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A lightweight, plain-weave fabric with crinkled lengthwise stripes. Seersucker fabric is usually made from Cotton but is sometimes made from acetate, Silk, Linen, Rayon, or Nylon. The crinkled stripes can be made mechanically by tightening some warp threads and loosening others. A similar effect, Plissé, can be obtained by chemical treatment. Seersucker is used for summer suits, dresses, shirts, pajamas, and children's clothing.

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Resources and Citations

  • Hoechst Celanese Corporation, Dictionary of Fiber & Textile Technology (older version called Man-made Fiber and Textile Dictionary, 1965), Hoechst Celanese Corporation, Charlotte NC, 1990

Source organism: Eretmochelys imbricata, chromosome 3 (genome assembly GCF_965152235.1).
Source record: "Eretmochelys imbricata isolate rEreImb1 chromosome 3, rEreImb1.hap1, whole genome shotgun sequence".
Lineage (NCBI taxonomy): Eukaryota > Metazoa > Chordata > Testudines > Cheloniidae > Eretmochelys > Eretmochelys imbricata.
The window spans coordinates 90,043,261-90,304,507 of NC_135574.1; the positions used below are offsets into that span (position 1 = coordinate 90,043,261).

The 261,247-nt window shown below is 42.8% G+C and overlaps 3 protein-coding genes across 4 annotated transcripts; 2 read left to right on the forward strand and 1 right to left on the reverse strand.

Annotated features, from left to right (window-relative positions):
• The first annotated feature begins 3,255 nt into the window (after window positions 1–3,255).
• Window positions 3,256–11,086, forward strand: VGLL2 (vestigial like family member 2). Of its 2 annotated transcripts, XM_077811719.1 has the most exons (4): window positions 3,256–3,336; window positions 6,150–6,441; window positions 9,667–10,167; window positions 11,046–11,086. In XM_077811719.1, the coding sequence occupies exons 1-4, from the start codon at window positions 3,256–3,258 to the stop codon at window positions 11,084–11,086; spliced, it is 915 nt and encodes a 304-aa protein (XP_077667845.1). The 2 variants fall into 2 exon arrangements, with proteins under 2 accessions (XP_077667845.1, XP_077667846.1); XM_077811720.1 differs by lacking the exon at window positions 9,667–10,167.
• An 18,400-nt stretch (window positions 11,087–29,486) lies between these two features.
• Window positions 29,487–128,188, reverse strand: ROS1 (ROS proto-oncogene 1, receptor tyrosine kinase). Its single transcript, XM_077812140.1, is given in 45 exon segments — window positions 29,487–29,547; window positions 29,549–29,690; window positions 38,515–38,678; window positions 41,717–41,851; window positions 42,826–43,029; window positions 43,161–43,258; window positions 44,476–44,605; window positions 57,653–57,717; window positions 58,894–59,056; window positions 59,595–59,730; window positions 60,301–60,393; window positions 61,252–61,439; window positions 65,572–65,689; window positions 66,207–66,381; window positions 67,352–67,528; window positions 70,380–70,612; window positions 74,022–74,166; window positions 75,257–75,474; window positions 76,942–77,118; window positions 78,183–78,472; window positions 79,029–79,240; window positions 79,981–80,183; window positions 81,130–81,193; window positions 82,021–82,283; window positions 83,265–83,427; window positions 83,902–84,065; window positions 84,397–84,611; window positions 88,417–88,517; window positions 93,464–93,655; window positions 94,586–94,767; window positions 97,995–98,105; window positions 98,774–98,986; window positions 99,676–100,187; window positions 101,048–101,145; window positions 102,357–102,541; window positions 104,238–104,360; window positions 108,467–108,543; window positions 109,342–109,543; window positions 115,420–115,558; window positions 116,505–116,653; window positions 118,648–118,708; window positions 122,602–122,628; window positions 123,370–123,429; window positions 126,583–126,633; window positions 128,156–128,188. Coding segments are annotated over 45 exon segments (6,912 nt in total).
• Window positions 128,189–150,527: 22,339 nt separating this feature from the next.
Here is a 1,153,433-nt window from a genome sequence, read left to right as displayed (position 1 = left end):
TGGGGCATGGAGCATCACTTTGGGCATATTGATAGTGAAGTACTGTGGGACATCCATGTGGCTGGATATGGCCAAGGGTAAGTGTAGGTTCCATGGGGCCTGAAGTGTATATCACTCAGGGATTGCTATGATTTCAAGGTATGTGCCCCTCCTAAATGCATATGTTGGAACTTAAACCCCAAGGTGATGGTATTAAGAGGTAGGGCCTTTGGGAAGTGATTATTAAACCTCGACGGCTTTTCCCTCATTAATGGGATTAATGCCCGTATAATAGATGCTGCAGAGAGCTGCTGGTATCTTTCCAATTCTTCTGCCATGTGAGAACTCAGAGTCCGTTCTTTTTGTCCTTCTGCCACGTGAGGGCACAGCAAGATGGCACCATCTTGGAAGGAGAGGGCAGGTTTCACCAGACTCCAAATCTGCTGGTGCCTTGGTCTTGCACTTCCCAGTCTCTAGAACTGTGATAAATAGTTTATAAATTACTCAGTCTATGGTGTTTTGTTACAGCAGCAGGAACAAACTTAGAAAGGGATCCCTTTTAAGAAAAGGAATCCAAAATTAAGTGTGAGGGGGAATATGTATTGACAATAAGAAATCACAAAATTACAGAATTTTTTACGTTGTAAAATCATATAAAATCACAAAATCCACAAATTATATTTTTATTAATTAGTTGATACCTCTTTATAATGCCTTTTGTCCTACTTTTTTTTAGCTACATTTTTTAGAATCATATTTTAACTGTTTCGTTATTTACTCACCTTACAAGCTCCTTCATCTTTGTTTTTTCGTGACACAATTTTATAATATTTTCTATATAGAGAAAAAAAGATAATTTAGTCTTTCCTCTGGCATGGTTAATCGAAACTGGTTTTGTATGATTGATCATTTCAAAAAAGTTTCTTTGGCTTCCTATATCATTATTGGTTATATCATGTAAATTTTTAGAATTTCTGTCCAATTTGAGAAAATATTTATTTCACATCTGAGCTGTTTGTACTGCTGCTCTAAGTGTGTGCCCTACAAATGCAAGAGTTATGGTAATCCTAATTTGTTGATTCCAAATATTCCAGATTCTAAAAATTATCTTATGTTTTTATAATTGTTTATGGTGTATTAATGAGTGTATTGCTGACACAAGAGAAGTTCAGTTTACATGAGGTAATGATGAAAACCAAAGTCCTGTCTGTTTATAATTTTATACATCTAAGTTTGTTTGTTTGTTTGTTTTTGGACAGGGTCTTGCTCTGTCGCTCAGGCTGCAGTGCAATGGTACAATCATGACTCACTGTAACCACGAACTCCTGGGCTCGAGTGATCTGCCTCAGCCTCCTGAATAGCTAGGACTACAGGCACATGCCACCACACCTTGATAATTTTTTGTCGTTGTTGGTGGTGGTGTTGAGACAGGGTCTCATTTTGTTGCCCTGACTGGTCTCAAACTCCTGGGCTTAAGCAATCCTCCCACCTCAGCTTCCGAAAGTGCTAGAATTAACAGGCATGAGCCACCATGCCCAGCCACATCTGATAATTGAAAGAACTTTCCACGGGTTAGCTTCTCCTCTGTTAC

• Rosalie Rosso King, Textile Identification, Conservation, and Preservation, Noyes Publications, Park Ridge, NJ, 1985
  • Fairchild's Dictionary of Textiles, Phyllis G.Tortora, Robert S. Merkel (eds.), Fairchild Publications, New York City, 7th edition, 1996
  • Edward Reich, Carlton J. Siegler, Consumer Goods: How to Know and Use Them, American Book Company, New York City, 1937
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